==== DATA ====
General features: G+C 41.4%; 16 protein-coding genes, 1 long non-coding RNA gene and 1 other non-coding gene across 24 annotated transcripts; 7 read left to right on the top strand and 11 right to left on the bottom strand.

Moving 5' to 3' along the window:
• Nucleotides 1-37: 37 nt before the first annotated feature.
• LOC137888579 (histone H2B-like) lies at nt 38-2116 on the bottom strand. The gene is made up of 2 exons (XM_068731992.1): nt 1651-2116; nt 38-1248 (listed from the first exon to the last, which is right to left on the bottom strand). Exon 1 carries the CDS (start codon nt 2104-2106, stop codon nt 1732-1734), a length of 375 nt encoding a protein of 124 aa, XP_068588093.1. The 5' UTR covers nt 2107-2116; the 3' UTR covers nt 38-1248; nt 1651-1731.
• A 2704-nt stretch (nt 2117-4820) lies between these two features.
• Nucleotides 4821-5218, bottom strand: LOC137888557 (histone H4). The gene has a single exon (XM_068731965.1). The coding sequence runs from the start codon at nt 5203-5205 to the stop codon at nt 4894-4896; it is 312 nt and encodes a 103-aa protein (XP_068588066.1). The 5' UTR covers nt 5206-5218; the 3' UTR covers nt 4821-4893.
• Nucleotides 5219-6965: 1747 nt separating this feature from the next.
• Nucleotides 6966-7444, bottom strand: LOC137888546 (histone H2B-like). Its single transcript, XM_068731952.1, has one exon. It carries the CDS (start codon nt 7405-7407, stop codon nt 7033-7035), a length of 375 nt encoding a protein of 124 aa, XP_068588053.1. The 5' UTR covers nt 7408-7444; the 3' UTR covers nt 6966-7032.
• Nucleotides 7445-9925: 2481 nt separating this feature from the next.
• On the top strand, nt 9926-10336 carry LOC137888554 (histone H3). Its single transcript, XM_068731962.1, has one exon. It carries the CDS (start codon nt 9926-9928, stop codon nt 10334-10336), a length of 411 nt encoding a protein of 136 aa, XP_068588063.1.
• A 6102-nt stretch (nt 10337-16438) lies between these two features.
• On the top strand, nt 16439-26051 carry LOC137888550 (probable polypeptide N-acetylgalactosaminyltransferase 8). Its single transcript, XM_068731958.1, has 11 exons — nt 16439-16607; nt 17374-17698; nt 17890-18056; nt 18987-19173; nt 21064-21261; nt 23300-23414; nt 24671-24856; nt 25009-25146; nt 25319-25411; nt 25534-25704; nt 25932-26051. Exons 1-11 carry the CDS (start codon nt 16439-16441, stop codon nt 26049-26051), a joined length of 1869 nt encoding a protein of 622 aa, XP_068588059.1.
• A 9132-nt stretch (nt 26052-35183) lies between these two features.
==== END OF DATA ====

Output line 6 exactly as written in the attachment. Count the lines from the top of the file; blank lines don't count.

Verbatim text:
• Nucleotides 4821-5218, bottom strand: LOC137888557 (histone H4). The gene has a single exon (XM_068731965.1). The coding sequence runs from the start codon at nt 5203-5205 to the stop codon at nt 4894-4896; it is 312 nt and encodes a 103-aa protein (XP_068588066.1). The 5' UTR covers nt 5206-5218; the 3' UTR covers nt 4821-4893.